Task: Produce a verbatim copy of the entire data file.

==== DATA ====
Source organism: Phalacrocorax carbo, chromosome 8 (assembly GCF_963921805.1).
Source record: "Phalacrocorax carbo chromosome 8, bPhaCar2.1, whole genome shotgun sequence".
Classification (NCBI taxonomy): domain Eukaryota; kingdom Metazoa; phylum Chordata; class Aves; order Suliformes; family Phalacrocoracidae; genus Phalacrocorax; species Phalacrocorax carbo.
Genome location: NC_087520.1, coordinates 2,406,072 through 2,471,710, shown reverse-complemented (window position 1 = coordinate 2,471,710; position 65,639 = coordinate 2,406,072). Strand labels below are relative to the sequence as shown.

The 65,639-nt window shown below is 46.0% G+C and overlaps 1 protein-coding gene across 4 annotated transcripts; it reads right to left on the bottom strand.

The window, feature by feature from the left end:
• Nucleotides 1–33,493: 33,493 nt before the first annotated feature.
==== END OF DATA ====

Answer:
Source organism: Phalacrocorax carbo, chromosome 8 (assembly GCF_963921805.1).
Source record: "Phalacrocorax carbo chromosome 8, bPhaCar2.1, whole genome shotgun sequence".
Classification (NCBI taxonomy): domain Eukaryota; kingdom Metazoa; phylum Chordata; class Aves; order Suliformes; family Phalacrocoracidae; genus Phalacrocorax; species Phalacrocorax carbo.
Genome location: NC_087520.1, coordinates 2,406,072 through 2,471,710, shown reverse-complemented (window position 1 = coordinate 2,471,710; position 65,639 = coordinate 2,406,072). Strand labels below are relative to the sequence as shown.

The 65,639-nt window shown below is 46.0% G+C and overlaps 1 protein-coding gene across 4 annotated transcripts; it reads right to left on the bottom strand.

The window, feature by feature from the left end:
• Nucleotides 1–33,493: 33,493 nt before the first annotated feature.